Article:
Back when I was writing this blog for a network instead of independently, I wrote a series of articles that I titled What Would You Do? It seemed to me that many of the same issues came up over and over, things that concerned my readers and me, especially those of us who sell our work, even if we only sell it occasionally. Well, that network is gone, and since those posts are now gone gone gone, I feel completely fine about reposting them ;-) That's right...no ethical dilemma at all. But keep reading...
In this series, I'd like for us to explore certain ethical issues that we commonly come across as jewelry and bead artists. Not questions like "Is it ok to spend the rent money on beads?" That is clearly ok, and no one with any sense could fault you for it. Except perhaps your landlord. Ahem.
No, I'm thinking more about the sticky little situations that we come across where there may not be one-size-fits-all right answers. For example:
When I was on a vacation recently, I received an online order my first day out (of course). I wouldn't be back home and able to ship the piece for a week. It was for a wedding. The wedding was in England. If I shipped the day the order came in, I was pretty sure it would make it there in time. But since I had to ship a week later, it was uncertain unless I sent it high priced priority mail. What would you do?I'm not going to tell you what I did until you get a chance to think about it and weigh in. Some of you might actually remember, but please don't give it away, ok? ;-) My answer isn't necessarily right...just the right one for me. So tell me, What would you do?
Added February 5, 2011: My answer
I always use an "I'm on vacation" notice when I leave town, but since this trip came up quickly and unexpectedly, I forgot to put up the notice! My fault completely. So when the order came in and I learned that it was for a wedding, I wanted to do everything I could to get it to the customer on time. As I said, the timing would probably have worked out if I'd been able to mail it right away, but since it was going to be delayed by a week, I was afraid it might not make it on time. I decided to eat the extra expense to send it fastest way, as long as the customer wanted to take a chance on it. It cost me more than $20 in extra postage which cut very nicely into the small profit on the item.
You know what? I don't care about the profit on this one any more. It got there on time (just!), and she was thrilled. That means a lot to me. My answer might not be right for everyone, but I can live with it. And next time, I won't forget to put up the "on vacation" notice.
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Of course, that's why I haven't made that step yet. :)
First, a short note to the requestor stating the fact that you can only promise to get it on time for the important date if you send it priority, and it would be a shame if it didn't get there on time.
If the requestor insists on the cheaper shipping, repeat that you cannot guarantee anything, and request payment based on the following two points below:
How large is the order/What is the profit margin. Is the order big enough to allow you to eat enough of the priority shipping to get it there on time and still make a reasonable profit?
Do you think this will be repeat business. If so, eat the cost, or a portion thereof as goodwill.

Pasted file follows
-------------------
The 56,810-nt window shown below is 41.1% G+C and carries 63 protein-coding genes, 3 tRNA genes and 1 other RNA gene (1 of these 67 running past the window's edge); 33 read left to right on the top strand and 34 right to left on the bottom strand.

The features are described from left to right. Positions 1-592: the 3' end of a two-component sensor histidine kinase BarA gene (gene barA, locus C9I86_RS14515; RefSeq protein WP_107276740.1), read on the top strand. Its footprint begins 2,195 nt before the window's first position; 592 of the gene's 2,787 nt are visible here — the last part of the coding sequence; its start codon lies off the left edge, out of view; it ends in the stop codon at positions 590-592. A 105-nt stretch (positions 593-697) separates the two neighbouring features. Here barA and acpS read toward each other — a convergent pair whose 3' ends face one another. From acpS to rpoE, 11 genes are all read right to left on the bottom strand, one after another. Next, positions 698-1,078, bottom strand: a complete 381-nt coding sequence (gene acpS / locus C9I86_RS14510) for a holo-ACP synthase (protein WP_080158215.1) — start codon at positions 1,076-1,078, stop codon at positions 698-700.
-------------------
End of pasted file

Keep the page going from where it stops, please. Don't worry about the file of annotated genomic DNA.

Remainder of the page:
My two cents of course is from my perspective including my life, reasons why we bead and sell, etc
the answer is simple for us - we would try to get that piece to the customer while on vacation (b/c this would be huge - a piece that someone wanted - for a wedding? We would be honored to even be in that position, let alone be on vacation. Those are basically impossible for our medical history. Once again, our story is different - very different. Not to say that I wouldn't be on the phone for hours specifying how to wrap - how to send - etc.
I am anxious to hear what you did....
That is a tough one and I guess there are about three ways in which I would have handled it – hard to make a choice.
First choice, I would have immediately contacted the customer and advised that I was out of town and unable to ship the order until such and such a date and give her the choice on whether to look elsewhere or take a chance that the order would arrive in time.
Second choice, since I was just starting out and if I was concerned that this was a source for future orders, then I might just suck it up and pay the high shipping to make sure it arrived on time, especially since it was for a wedding and the bride picked a piece of my jewelry that she wanted to wear on her special day. The additional shipping would just be the price of doing business and promoting my business. I would not do this often but in a special circumstance like this, I would probably consider sucking up the cost of the additional shipping if the situation warranted it.
Third choice – Based on being an honest person, if I thought there was no chance of the piece arriving on time, I would immediately contact the customer, apologize and advise her that there was no way that at this time, due to personal circumstances and the distance of shipping, that I was going to be able to ship the piece to arrive on time and although I appreciated the fact that she chose my piece, I regretfully could not make the sale and take a chance of ruining her big day. I would hope that she would consider me in the future for any of her jewelry needs.
I think the main thing would be to communicate with the customer and let her know I was out of town and find out what would serve her best interests. After that discussion, I would then choose which of the three options would be best. Open and honest customer communication in this case would be the most essential thing in my opinion